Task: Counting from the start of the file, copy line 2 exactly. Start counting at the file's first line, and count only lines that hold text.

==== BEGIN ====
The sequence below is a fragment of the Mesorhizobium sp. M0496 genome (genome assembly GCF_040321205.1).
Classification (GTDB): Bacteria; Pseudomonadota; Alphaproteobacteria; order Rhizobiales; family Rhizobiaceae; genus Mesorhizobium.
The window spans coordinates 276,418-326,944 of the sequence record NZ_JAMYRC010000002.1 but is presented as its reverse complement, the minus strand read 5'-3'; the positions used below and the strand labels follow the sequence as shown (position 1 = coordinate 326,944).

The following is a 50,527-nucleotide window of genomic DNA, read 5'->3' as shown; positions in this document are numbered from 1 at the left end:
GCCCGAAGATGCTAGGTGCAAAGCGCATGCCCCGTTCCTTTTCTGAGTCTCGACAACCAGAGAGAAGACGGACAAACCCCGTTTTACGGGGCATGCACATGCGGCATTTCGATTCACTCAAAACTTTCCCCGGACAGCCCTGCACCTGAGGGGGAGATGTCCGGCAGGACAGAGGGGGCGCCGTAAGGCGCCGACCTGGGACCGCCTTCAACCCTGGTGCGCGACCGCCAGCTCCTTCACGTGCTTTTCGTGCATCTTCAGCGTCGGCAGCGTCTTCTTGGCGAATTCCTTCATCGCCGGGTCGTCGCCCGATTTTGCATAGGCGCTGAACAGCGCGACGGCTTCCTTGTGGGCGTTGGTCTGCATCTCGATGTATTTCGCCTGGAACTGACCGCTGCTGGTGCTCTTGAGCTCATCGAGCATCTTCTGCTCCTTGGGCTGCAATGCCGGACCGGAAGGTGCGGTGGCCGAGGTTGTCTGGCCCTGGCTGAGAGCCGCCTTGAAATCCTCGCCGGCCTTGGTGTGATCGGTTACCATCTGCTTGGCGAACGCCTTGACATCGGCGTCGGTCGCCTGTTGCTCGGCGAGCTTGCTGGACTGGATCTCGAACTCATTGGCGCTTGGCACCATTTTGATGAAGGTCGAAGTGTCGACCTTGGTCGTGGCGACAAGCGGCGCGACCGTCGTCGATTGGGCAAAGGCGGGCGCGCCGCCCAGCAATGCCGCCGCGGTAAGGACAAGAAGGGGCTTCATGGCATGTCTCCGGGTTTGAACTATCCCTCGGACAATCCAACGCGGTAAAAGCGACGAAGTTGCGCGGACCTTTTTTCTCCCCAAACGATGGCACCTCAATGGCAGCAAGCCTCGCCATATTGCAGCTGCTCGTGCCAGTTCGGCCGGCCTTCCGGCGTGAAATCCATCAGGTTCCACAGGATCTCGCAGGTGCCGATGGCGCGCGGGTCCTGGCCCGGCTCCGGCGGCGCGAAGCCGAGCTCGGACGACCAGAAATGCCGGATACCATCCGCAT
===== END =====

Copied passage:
Classification (GTDB): Bacteria; Pseudomonadota; Alphaproteobacteria; order Rhizobiales; family Rhizobiaceae; genus Mesorhizobium.